The deaths of four storm chasers in car crashes over the last two weeks have underscored the dangers of pursuing severe weather events as more people clog back roads and highways searching for a glimpse of a lightning bolt or tornado, meteorologists and chasers say.
Martha Llanos Rodriguez of Mexico City died Wednesday when a semitrailer plowed into her vehicle from behind on Interstate 90 in southwestern Minnesota. The car’s driver, Diego Campos, told the Minneapolis Star Tribune that he and Rodriguez and two other weather experts had been chasing violent weather and were hit after he stopped for downed power lines on the road.
More people are hopping into their cars and racing off after storms, jamming up roads, running stop signs and paying more attention to the sky than traffic, said Marshall Shepherd, director of the atmospheric sciences program at the University of Georgia.
“There is such a volume of chasers out there on some storms sometimes that it creates potential traffic and other hazards,” Shepherd said. “Seeing storms within their natural context has scientific and broader value so I am not anti-chasing, however, there are elements that have become a little wild, wild West-ish.”
Popularized in the 1996 movie “Twister,” storm chasing involves pursuing severe weather events such as electrical storms and tornadoes, often in cars or on foot.
Some are researchers looking to gather data, such as verifying computer models predicting storm behavior. Some are looking to get in touch with nature. Others are photographers. And still others are just looking for a rush, said Greg Tripoli, an atmospheric and oceanic sciences professor at the University of Wisconsin-Madison who taught a class on storm chasing.
“Seeing a tornado is a life-changing experience,” Tripoli said. “You want to see one instead of just talking about them. It’s really just one of the excitements of life. You’ve got to take chances and go out there and go after your passions. It’s no different from rock-climbing or deep-sea diving.”
The storms themselves present dangers to inexperienced chasers who get too close. They can get hit by debris, struck by lightning or worse. Tripoli said he decided to stop teaching his storm chaser class and taking students into the field in the early 1990s after university officials stopped insuring the trips.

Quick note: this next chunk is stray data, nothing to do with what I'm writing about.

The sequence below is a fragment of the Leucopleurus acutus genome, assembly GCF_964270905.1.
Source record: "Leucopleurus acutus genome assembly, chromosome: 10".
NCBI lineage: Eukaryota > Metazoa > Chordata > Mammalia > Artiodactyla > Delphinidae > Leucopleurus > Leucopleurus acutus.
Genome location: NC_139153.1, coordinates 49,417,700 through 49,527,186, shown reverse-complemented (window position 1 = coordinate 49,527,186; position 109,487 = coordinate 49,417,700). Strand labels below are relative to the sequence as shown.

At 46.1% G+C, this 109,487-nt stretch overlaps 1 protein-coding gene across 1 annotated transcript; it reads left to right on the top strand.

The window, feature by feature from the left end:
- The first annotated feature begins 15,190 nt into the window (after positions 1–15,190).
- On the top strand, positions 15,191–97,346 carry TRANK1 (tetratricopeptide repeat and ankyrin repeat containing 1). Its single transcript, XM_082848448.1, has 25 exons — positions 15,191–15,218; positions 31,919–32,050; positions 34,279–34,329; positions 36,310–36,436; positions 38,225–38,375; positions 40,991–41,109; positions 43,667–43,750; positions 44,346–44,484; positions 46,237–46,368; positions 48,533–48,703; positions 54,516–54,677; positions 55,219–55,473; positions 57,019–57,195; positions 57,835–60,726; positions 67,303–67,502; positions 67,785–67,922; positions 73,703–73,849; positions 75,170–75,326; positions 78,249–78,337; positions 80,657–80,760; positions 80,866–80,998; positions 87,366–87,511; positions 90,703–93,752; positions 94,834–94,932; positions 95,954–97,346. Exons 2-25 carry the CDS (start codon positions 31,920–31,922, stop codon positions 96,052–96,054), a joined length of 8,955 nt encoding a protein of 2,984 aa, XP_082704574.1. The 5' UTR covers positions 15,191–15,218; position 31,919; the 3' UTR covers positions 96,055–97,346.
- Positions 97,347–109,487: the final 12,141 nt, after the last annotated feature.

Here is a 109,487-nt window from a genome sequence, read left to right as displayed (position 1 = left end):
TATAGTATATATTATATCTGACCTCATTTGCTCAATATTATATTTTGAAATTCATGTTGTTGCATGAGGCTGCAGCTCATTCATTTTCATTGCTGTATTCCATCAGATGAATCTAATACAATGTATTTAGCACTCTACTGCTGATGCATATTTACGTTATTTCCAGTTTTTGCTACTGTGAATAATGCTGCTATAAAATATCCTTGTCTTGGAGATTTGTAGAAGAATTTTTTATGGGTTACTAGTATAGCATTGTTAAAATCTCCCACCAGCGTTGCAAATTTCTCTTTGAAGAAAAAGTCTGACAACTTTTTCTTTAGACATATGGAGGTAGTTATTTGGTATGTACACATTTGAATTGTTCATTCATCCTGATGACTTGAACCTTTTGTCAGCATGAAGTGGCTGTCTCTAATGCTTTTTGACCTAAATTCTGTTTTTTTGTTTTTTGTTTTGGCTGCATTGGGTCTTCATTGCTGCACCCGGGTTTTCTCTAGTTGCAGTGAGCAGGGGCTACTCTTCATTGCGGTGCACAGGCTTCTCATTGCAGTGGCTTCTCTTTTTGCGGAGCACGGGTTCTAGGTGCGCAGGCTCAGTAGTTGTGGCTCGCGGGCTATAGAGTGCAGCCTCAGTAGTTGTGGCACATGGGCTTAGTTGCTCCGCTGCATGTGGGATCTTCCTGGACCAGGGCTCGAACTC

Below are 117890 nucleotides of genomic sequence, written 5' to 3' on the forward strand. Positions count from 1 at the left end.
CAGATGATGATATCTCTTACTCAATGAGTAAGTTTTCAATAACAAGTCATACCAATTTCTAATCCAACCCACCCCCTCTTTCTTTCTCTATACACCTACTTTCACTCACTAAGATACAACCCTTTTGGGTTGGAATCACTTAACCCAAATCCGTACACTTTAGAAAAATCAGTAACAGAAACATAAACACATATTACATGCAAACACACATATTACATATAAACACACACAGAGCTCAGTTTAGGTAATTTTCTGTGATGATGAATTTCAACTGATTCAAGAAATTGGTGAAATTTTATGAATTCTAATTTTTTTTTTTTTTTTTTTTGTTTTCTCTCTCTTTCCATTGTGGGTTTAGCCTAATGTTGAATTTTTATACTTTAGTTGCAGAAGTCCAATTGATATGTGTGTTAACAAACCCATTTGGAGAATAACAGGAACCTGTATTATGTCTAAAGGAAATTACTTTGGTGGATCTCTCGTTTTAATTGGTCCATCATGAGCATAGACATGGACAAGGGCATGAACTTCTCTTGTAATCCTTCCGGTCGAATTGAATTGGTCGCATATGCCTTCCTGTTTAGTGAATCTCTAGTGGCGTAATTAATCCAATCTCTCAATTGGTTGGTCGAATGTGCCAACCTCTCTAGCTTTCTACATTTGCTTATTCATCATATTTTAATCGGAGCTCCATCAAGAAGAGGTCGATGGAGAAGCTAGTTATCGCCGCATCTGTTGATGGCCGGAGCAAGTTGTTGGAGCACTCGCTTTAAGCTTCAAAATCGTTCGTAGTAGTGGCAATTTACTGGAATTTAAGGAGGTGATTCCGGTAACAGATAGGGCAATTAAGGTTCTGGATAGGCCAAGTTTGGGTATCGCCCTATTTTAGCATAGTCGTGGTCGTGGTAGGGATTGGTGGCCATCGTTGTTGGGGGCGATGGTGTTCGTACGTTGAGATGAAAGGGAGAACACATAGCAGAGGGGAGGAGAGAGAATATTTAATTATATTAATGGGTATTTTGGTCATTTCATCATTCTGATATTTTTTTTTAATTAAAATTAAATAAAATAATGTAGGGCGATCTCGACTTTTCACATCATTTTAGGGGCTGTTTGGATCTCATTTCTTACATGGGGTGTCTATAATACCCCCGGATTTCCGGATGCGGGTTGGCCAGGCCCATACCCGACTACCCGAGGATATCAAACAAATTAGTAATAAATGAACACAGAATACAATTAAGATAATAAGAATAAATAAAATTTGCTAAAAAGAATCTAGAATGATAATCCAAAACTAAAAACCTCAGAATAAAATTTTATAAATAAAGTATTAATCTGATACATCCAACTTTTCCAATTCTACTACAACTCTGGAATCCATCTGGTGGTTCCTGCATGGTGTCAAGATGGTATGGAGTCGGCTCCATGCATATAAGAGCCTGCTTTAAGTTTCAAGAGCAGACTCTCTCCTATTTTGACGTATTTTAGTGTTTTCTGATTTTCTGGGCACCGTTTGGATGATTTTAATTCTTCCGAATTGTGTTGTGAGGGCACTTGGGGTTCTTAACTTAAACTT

Nature isn’t the only threat. Storm chasers spend long hours on the road traveling from state to state like long-haul truckers, inviting fatigue. When they catch up to the storms, they can often keep their eyes on the skies instead of the road, sometimes with deadly consequences. Tripoli said he would warn students in his storm chaser class that the most likely way they would get hurt is in a car crash.
Three University of Oklahoma students were killed on April 30 after traveling to Kansas to chase a tornado. According to the Oklahoma Highway Patrol, the students’ car hydroplaned on the interstate in Tonkawa, about 85 miles (137 kilometers) north of Oklahoma City. They slid off and back onto the interstate before a semitrailer hit them.
The University of Oklahoma has a policy stating that anyone who chases storms does so at their own risk and that storm chasing isn’t part of the school’s meteorology curriculum.
The mother of one of the students, 19-year-old Gavin Short of Grayslake, Illinois, told WMAQ-TV that her son loved to chase storms.
“He loved it, and we were so happy for him,” Beth Short said. “And it just, this is just the worst nightmare for us and two other sets of parents.”
Chaser traffic jams are becoming more common, said Kelton Halbert, a University of Wisconsin atmospheric and oceanic sciences doctoral student. He said he’s been chasing storms since he was 16 because he wants to feel closer to nature’s beauty and verify his forecast modeling, mostly by taking video of storms’ behavior.
“Unless you’re with one of these research institutions, storm chasers don’t have the ability to collect a lot of hard data,” he said. “For most … it’s the beauty, it’s the photography and then obviously the thrill seekers and adrenaline seekers. You can have people tailgating you, people in the middle of the road. If you’re in Texas, Oklahoma or Kansas on a high-risk day, yeah, you can see hundreds of them. Given the recent couple weeks, I’ve definitely felt more apprehensive. It brings back to the forefront that every time you do this you’re taking a risk.”
Wednesday’s storm in the Upper Midwest left tens of thousands of homes and businesses without power into Thursday. More potentially severe weather was forecast into Thursday evening that could bring hail, high winds and tornadoes from the Dakotas and Minnesota into other parts of the Midwest, the Storm Prediction Center said.